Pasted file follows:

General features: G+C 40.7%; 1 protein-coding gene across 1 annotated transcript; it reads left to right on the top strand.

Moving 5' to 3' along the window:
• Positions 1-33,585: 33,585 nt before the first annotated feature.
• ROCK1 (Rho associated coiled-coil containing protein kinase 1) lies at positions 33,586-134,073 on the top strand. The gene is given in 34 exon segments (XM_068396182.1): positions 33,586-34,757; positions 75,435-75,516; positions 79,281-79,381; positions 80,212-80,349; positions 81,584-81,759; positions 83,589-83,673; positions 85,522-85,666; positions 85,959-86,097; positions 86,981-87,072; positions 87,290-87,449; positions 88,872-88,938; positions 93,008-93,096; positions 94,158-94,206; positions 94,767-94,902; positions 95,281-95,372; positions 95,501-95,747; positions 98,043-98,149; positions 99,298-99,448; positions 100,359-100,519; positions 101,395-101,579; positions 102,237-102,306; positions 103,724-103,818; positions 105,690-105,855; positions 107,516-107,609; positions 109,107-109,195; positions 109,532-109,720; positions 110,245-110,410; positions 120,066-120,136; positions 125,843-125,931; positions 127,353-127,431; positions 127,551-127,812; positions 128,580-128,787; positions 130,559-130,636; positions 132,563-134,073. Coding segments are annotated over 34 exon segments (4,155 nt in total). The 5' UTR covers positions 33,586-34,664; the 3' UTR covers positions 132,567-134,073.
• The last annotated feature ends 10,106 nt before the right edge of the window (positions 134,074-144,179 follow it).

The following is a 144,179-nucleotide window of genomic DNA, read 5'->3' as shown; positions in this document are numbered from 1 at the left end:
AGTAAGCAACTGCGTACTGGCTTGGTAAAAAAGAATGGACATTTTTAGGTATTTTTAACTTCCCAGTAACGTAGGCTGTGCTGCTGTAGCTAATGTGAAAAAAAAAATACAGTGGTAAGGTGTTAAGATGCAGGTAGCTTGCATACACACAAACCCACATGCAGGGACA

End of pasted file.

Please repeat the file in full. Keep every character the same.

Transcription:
General features: G+C 40.7%; 1 protein-coding gene across 1 annotated transcript; it reads left to right on the top strand.

Moving 5' to 3' along the window:
• Positions 1-33,585: 33,585 nt before the first annotated feature.
• ROCK1 (Rho associated coiled-coil containing protein kinase 1) lies at positions 33,586-134,073 on the top strand. The gene is given in 34 exon segments (XM_068396182.1): positions 33,586-34,757; positions 75,435-75,516; positions 79,281-79,381; positions 80,212-80,349; positions 81,584-81,759; positions 83,589-83,673; positions 85,522-85,666; positions 85,959-86,097; positions 86,981-87,072; positions 87,290-87,449; positions 88,872-88,938; positions 93,008-93,096; positions 94,158-94,206; positions 94,767-94,902; positions 95,281-95,372; positions 95,501-95,747; positions 98,043-98,149; positions 99,298-99,448; positions 100,359-100,519; positions 101,395-101,579; positions 102,237-102,306; positions 103,724-103,818; positions 105,690-105,855; positions 107,516-107,609; positions 109,107-109,195; positions 109,532-109,720; positions 110,245-110,410; positions 120,066-120,136; positions 125,843-125,931; positions 127,353-127,431; positions 127,551-127,812; positions 128,580-128,787; positions 130,559-130,636; positions 132,563-134,073. Coding segments are annotated over 34 exon segments (4,155 nt in total). The 5' UTR covers positions 33,586-34,664; the 3' UTR covers positions 132,567-134,073.
• The last annotated feature ends 10,106 nt before the right edge of the window (positions 134,074-144,179 follow it).

The following is a 144,179-nucleotide window of genomic DNA, read 5'->3' as shown; positions in this document are numbered from 1 at the left end:
AGTAAGCAACTGCGTACTGGCTTGGTAAAAAAGAATGGACATTTTTAGGTATTTTTAACTTCCCAGTAACGTAGGCTGTGCTGCTGTAGCTAATGTGAAAAAAAAAATACAGTGGTAAGGTGTTAAGATGCAGGTAGCTTGCATACACACAAACCCACATGCAGGGACA